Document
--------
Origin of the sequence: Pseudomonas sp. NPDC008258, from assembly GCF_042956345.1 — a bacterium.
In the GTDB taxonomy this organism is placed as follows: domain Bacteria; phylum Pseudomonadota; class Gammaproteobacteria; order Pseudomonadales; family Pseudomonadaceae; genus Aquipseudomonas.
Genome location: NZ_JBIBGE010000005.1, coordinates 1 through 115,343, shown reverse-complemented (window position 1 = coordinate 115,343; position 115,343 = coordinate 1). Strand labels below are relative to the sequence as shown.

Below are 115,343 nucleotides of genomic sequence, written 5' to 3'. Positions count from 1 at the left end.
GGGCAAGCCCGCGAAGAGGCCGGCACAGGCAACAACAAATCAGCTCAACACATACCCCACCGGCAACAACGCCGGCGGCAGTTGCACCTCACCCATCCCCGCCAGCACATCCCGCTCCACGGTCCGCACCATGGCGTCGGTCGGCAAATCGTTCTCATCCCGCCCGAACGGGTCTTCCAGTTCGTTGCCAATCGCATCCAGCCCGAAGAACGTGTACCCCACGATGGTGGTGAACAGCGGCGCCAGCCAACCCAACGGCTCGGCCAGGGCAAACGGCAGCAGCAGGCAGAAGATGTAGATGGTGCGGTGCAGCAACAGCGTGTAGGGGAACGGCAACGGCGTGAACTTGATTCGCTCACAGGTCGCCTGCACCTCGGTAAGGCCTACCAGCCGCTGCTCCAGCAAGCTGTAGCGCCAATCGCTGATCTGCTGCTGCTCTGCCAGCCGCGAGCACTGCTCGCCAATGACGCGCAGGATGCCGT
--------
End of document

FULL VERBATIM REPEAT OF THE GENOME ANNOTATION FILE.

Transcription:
Origin of the sequence: Pseudomonas sp. NPDC008258, from assembly GCF_042956345.1 — a bacterium.
In the GTDB taxonomy this organism is placed as follows: domain Bacteria; phylum Pseudomonadota; class Gammaproteobacteria; order Pseudomonadales; family Pseudomonadaceae; genus Aquipseudomonas.
Genome location: NZ_JBIBGE010000005.1, coordinates 1 through 115,343, shown reverse-complemented (window position 1 = coordinate 115,343; position 115,343 = coordinate 1). Strand labels below are relative to the sequence as shown.

Below are 115,343 nucleotides of genomic sequence, written 5' to 3'. Positions count from 1 at the left end.
GGGCAAGCCCGCGAAGAGGCCGGCACAGGCAACAACAAATCAGCTCAACACATACCCCACCGGCAACAACGCCGGCGGCAGTTGCACCTCACCCATCCCCGCCAGCACATCCCGCTCCACGGTCCGCACCATGGCGTCGGTCGGCAAATCGTTCTCATCCCGCCCGAACGGGTCTTCCAGTTCGTTGCCAATCGCATCCAGCCCGAAGAACGTGTACCCCACGATGGTGGTGAACAGCGGCGCCAGCCAACCCAACGGCTCGGCCAGGGCAAACGGCAGCAGCAGGCAGAAGATGTAGATGGTGCGGTGCAGCAACAGCGTGTAGGGGAACGGCAACGGCGTGAACTTGATTCGCTCACAGGTCGCCTGCACCTCGGTAAGGCCTACCAGCCGCTGCTCCAGCAAGCTGTAGCGCCAATCGCTGATCTGCTGCTGCTCTGCCAGCCGCGAGCACTGCTCGCCAATGACGCGCAGGATGCCGT